You were the lead author on a science paper published recently on this topic.

Yes. It’s a global analysis of climate-change projection effects on atmospheric rivers. It was the first paper that performed such an analysis on atmospheric rivers on a global scale. My mentors, Bin Guan and Duane Waliser here at JPL, created an atmospheric-river detection algorithm, which we used to identify and compare atmospheric rivers globally. We found that with climate change, these atmospheric rivers will occur 10 percent less, but they will be 25 percent wider and stronger. Because the rivers will be more expansive, a given area will experience atmospheric-river conditions up to 50 percent more often despite there being fewer atmospheric river events. Also, the frequency of the strongest of these atmospheric rivers is going to double. It has so many implications for water managers and those living in atmospheric-river-prone regions who will need to start preparing or start thinking about the implications of these large storms.

Is this the first time that you've been an author on a paper?

Yes, it's the first time I've published a paper. My mentors made me first author, which was such a great experience. It was a lot of work. As a Ph.D. student now, it's fruitful to know what it means to be an author of a paper.

What did it mean for you to be able to publish a paper as an intern?

Just being so passionate about a topic, putting your hard work and soul into a paper and then seeing it become reality is – it's something different. I can't even describe it. It makes me feel like I've accomplished something.

What are you studying for your doctorate?

I'm taking a look at water management and sustainable water uses in agricultural regions in California.

Are you hoping to eventually work at JPL?

Yes. JPL has been a dream. I actually applied to JPL three times before I got an internship. I applied as an undergrad, and then during my master's I was, like, “Let me try one more time. Let's give it a go.”

It's been such a great experience to intern here. One of the things that I love about JPL is that everyone is so passionate and creative. It's like Disneyland for scientists. It's very motivating to meet people in line for coffee and be like, “Oh, you work on the Hubble Space Telescope? No big deal.” And they're just so grounded and so passionate, and everyone's willing to talk to you. So it's been a great experience.

JPL Interns

Meet JPL Interns

Read stories from interns pushing the boundaries of space exploration and science at the leading center for robotic exploration of the solar system.

What's the most unique JPL or NASA experience that you've had?

I think the overall experience has been unique. I haven't been in a work environment where the majority of people are so happy to be here and everyone is just so passionate and driven.

What's a typical day like for you?

A typical day for me is behind the computer, so taking a lot of data and running it through a detection algorithm and running a statistical analysis on the data, creating figures and analyzing these atmospheric-river trends.

How do you think that what you're working on might help the average person one day?

Taking a look at this theoretical aqua planet, [a simulated version of Earth with the continents removed], and changing differing parameters of these atmospheric rivers is bringing fundamental insight into how they function, develop and move across the globe. I think that this work will inform citizens, stakeholders, policy makers and water managers on the future of California water.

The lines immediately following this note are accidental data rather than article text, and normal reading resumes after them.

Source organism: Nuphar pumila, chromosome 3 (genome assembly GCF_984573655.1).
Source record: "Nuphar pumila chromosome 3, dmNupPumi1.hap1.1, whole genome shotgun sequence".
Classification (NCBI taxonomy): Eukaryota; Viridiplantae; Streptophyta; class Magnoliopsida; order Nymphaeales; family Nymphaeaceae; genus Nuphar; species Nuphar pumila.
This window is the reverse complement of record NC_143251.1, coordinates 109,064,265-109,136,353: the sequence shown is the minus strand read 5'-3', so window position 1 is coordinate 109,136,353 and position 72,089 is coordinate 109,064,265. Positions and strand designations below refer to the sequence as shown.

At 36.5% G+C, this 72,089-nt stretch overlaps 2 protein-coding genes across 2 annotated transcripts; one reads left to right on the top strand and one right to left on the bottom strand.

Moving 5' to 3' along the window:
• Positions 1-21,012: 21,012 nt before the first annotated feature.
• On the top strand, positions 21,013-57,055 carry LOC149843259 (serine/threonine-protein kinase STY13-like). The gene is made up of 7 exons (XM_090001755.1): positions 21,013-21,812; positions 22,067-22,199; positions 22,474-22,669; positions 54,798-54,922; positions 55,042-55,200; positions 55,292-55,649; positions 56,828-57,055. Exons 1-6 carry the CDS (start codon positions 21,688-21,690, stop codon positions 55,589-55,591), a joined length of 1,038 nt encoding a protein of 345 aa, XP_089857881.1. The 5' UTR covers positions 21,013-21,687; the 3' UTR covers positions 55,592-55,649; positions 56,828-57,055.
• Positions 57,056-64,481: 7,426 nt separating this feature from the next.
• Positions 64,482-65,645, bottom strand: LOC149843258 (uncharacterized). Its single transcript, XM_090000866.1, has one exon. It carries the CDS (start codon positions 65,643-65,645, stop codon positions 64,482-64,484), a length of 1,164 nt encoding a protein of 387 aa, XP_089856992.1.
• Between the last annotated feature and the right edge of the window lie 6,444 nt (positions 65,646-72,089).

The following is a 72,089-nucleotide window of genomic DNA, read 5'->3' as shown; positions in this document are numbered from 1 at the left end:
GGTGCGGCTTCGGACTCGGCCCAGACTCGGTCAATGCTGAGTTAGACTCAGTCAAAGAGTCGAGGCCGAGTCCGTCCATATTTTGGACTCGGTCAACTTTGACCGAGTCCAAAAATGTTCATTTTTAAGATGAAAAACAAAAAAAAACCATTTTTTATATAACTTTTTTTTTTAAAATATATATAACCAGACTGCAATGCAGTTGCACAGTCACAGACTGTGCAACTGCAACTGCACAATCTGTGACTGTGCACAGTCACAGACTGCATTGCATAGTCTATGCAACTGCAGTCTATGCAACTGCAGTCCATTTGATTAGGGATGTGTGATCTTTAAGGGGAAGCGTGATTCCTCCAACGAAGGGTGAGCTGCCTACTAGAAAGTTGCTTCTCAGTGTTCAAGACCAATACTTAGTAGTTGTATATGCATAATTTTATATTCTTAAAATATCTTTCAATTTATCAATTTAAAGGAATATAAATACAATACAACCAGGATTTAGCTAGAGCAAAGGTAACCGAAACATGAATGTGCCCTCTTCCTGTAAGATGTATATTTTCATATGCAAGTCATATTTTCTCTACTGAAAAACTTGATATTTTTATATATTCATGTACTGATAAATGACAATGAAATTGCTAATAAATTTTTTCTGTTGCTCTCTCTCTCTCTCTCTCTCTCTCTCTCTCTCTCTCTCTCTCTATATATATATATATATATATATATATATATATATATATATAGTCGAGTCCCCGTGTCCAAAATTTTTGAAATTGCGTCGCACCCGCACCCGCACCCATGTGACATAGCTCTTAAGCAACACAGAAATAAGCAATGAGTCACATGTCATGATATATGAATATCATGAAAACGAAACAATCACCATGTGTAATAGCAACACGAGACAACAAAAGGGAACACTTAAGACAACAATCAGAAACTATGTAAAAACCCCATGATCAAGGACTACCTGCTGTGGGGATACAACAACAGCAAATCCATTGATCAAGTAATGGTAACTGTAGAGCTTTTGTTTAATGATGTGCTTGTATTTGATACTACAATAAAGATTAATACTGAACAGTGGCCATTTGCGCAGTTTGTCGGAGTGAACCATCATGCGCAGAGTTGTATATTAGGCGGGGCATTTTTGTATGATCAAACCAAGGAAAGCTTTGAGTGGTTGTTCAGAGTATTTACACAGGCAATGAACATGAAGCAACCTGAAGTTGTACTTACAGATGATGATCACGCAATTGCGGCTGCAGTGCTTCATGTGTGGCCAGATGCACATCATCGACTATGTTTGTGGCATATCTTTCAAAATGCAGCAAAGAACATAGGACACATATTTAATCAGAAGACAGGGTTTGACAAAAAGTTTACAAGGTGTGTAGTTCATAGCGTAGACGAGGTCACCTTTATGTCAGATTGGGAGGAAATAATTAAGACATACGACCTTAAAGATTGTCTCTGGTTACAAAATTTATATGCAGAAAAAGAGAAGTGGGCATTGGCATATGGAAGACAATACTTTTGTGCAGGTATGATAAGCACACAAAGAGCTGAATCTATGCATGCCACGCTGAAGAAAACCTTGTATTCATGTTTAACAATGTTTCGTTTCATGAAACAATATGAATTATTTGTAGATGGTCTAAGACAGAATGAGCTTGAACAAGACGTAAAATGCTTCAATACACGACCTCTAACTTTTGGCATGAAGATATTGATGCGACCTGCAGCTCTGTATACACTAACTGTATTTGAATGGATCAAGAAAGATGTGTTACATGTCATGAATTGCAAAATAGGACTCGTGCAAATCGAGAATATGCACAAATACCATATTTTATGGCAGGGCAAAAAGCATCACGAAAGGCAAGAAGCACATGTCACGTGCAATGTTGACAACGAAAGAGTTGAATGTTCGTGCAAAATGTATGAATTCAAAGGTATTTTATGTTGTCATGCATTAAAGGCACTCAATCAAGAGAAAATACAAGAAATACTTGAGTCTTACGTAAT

What got you interested in science in the first place?

I feel like I've been doing science for a long time. My dad works in hydrology, so I've always been exposed to that. But I've always been someone very curious, especially about climate change. I started with air quality and how climate change is impacting the atmosphere. The atmosphere and ocean are connected in some ways, so I started exploring the ocean through an internship. Just being curious about our planet has led me to where I am now.

If you could travel to any place in space, where would you go and what would you do there?

I am a fan of rogue planets, or floating planets. There's an [Exoplanet Travel Bureau] poster that imagines them as planets where people would go dancing. I would want to go to a rogue planet just to figure out what it's like. They don't have a parent star, so they're just out there on their own and there's something so serene and somewhat romantic about that.


Learn more about how and why NASA is studying Earth on the agency's Global Climate Change website.

Explore JPL’s summer and year-round internship programs and apply at: https://www.jpl.nasa.gov/edu/intern

The laboratory’s STEM internship and fellowship programs are managed by the JPL Education Office. Extending the NASA Office of Education’s reach, JPL Education seeks to create the next generation of scientists, engineers, technologists and space explorers by supporting educators and bringing the excitement of NASA missions and science to learners of all ages.

TAGS: Higher Education, Internships, College, Earth Science, Climate Change, Students, Science

  • Kim Orr
READ MORE

Amanda Allen holds out a rock containing a microfossil in front of the science building at JPL.

To prepare her team to analyze the first sample returned from Mars in the future, JPL intern Amanda Allen is exploring how she can get the biggest science from the smallest places. We caught up with Allen, an Earth science major at UC San Diego who also has a background in costume design, to find out what the tiniest and rarest fossils could tell us about ancient life on Earth – and beyond.

What are you working on at JPL?

I am trying to develop a method to analyze the isotopic ratios of organic carbon preserved in individual microfossils.